“We’ve been through lots of storms down here and gusts of 70, 80 mph. It has not affected us at all,” Parker told WCBS 880’s Monica Miller. “If it costs several billion dollars to build some sort of dam system down south, well it costs 10 times that every time we have a flood.”

VOLUNTARY EVACUATIONS IN BRICK, TOMS RIVER

In New Jersey, officials in Brick Township and Toms River have called for voluntary evacuations in flood-prone areas, especially those hit hard by Sandy.

“If they’re on a low-lying area or a barrier island, we’re asking them seek higher ground,” said Brick Township Mayor Stephen Acropolis.

Crews are building up dunes as high as possible to prevent flooding on Route 35 and protect the homes that are left in the back bay areas.

Despite the dunes, officials say waves could reach 15 feet and pour right over them. Emergency crews and heavy-duty military trucks are on standby.

“We are staging some high-wheeled vehicles,” said Acropolis. “We want to makes sure we take that precaution now.”

In Seaside Heights, reconstruction of the iconic mile-long boardwalk which was destroyed by Sandy is temporarily on hold as crews prepare for the latest storm.

Reconstruction of Seaside Heights boardwalk put on hold as crews prepare for nor'easter. (credit: Steve Sandberg/1010 WINS)

Reconstruction of Seaside Heights boardwalk put on hold as crews prepare for nor’easter. (credit: Steve Sandberg/1010 WINS)

“Right now we’re focused on securing all the lumber that’s on the beach, bringing in all the equipment off the beach and onto the streets,” lead contractor Steve Carro said. “Batten everything down for the storm coming in.”

Carro said he doesn’t expect the storm to delay the boardwalk’s Memorial Day opening.

If you went to Seaside Heights on Wednesday, you were advised not to open your mouth near the shore because of the blowing sand.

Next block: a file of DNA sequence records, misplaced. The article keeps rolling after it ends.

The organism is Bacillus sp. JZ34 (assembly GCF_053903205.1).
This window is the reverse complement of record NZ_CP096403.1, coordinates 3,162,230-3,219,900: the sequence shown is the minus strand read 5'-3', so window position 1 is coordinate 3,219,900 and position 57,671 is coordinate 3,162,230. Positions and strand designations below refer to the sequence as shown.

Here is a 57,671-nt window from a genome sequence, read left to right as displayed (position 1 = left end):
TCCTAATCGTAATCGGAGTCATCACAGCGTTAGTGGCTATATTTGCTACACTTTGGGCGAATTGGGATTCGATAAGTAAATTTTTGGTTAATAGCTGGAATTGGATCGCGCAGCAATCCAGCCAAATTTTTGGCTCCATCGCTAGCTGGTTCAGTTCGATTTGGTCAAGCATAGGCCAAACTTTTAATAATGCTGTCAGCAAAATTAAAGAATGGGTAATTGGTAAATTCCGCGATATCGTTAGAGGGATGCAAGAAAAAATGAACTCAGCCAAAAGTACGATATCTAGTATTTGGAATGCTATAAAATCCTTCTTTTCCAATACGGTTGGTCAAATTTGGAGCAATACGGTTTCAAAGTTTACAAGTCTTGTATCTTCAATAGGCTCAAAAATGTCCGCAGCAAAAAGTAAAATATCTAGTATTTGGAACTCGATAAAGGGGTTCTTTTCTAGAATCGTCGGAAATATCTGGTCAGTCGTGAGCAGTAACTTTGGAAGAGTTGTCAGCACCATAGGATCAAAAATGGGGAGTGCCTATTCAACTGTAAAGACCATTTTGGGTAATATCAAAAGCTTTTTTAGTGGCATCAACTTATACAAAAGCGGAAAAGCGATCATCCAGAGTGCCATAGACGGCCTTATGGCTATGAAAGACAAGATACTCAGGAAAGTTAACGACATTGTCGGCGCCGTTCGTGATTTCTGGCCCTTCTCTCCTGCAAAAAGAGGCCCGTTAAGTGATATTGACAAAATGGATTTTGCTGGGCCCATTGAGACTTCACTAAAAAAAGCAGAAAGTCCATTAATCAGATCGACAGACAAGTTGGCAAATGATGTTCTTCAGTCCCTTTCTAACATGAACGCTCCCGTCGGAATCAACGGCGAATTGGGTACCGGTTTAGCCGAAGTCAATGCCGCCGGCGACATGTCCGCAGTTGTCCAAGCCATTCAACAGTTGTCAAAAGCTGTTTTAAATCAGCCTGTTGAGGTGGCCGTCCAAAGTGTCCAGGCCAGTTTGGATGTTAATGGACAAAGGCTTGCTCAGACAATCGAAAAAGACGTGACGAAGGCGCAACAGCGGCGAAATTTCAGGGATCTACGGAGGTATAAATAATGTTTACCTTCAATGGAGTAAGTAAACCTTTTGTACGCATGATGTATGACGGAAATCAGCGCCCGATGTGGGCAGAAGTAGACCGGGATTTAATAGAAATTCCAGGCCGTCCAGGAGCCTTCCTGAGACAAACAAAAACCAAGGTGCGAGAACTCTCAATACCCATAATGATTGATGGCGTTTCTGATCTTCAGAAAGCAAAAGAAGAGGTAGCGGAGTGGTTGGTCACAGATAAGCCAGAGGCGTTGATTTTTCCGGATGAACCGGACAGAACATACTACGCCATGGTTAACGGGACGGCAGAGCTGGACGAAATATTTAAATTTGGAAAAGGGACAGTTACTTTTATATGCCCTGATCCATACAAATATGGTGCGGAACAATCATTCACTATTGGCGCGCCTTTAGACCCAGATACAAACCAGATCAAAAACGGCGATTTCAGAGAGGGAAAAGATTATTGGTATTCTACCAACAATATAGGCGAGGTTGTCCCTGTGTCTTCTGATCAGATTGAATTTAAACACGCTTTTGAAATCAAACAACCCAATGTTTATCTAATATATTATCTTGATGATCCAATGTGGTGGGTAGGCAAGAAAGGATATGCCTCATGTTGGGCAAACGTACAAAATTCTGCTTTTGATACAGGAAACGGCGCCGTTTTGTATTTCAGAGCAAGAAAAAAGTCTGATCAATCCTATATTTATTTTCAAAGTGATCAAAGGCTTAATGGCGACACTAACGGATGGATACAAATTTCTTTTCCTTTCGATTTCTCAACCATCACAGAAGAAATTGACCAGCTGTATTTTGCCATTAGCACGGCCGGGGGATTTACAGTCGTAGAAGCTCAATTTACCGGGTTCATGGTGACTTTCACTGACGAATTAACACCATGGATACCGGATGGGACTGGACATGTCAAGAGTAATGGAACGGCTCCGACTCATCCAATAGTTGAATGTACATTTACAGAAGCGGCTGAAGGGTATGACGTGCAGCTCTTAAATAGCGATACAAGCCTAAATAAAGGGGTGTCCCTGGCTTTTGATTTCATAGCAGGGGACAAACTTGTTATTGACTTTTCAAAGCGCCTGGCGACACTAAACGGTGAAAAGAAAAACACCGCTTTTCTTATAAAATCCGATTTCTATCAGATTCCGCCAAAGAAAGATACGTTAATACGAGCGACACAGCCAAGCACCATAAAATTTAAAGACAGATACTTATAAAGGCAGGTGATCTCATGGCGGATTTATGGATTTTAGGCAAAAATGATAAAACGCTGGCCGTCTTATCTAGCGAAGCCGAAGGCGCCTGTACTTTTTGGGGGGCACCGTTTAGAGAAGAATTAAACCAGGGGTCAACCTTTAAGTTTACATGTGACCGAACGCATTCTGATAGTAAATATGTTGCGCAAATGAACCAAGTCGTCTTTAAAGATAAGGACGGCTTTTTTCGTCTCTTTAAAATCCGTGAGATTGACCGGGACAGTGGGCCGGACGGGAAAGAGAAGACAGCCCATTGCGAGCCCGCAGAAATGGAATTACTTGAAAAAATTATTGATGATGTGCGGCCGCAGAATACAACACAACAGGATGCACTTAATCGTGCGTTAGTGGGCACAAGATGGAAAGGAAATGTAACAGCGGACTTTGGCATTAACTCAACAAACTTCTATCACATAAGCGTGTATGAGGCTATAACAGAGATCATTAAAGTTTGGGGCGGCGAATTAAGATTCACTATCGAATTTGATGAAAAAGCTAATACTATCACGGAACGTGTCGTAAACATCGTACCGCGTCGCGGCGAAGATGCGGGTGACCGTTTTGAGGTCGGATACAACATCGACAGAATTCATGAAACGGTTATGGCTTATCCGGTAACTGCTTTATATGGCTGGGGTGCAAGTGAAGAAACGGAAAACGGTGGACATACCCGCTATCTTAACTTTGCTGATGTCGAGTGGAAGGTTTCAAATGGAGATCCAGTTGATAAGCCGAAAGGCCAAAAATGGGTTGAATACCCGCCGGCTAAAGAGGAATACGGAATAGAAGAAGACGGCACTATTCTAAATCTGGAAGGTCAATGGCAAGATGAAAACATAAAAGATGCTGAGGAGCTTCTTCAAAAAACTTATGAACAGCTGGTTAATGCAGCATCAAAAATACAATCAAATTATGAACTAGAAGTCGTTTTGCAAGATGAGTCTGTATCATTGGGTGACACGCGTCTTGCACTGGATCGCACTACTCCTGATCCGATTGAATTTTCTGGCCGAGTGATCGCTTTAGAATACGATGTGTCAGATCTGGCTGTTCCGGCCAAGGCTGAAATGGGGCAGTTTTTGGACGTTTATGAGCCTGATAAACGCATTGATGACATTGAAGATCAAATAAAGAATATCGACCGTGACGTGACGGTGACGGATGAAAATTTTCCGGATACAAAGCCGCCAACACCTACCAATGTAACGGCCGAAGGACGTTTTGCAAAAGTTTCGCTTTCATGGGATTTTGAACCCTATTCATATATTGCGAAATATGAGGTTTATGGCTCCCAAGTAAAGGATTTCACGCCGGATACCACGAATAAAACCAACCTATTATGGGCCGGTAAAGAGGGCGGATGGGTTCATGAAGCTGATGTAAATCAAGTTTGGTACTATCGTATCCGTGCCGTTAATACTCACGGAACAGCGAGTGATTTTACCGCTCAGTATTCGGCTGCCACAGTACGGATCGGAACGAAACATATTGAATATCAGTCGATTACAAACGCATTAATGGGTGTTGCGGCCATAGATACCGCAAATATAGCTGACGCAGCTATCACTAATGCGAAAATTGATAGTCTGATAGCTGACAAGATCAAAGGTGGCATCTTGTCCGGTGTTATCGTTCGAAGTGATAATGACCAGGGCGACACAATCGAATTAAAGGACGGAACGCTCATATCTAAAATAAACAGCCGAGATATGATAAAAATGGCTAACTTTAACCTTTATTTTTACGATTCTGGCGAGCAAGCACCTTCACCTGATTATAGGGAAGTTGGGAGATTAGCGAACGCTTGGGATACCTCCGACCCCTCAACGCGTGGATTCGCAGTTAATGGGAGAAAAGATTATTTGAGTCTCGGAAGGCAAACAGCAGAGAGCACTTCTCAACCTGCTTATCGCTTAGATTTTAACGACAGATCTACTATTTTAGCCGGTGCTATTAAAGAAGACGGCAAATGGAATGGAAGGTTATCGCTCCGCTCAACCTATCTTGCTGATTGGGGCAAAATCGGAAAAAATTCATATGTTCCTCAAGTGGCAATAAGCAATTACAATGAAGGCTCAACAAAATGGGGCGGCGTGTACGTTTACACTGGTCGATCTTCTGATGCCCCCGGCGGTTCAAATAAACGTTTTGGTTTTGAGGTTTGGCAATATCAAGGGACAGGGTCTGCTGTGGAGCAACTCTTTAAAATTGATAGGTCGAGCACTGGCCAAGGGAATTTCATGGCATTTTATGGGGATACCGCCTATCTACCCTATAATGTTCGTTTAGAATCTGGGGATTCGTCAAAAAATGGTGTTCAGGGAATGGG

“We don’t have the dunes that we had before Sandy,” Toms River Police Chief Michael Mastronardi told WCBS 880 reporter Levon Putney on Wednesday.

A lot of the wind blew inland and was blowing again Wednesday, along with the rain. So, this nor’easter is a concern, especially for homes and businesses near the water.

“Right now, we feel fairly confident that our dune will hold up,” Mastronardi told Putney, noting that that’s at least until the overnight high tide.

That’s the concern, said Mastronardi, noting that even then, only Brick issued a voluntary evacuation. Only one school in Lavallete closed early.

“But the rest of the communities, we have about 2,000, just over 2,000 that are here, that are back on the island and we feel that they can get off very easily, safely,” he said.

But in the interim, he asked folks to stay inside.

Police chiefs from up and down the barrier island met in Seaside Heights with state police OEM to get on the same page Wednesday.

And in Ortley Beach, winds were beating so violently Wednesday evening that CBS 2’s Christine Sloan nearly lost her hat. But the community was to be spared from the flooding that devastated it during Sandy.

Mike Forcella lives in the area, and kept his eye on the water Wednesday because he said he will never forget what Sandy did.

“I saw the ocean coming down, and it was almost ominous. We said, ‘Holy cow,’ and it actually came down, and it went south and started emptying in the bay, and I said: ‘I’m very lucky. I’m fortunate,’ and within a half hour, the bay filled up like a pot in the sink,” Forcella said.

Ortley Beach has not been taking any chances, building up sand dunes on the beach to protect what is left. And Forcella was quick to say it’s not much.

“It’s sort of living in Beirut – I hate to say it. You know, there’s devastation all around us, and it just doesn’t seem to go away,” he said.

In Point Pleasant, residents bought huge rocks and placed them on the beach to protect their homes from possible flooding. Nearby, Tom Faragalli and his partner run a business that had been scheduled for its grand opening as Sandy hit.

“We’re 80 percent done, and then the hurricane came in and we had about 6 foot of water in this building,” said Faragalli, co-owner of Johnny Fries.

So they picked up and rebuilt.

“It was the worst thing that could happen to us, but now we came back. We survived. We’ll make it again,” said co-owner John Spadavacchi.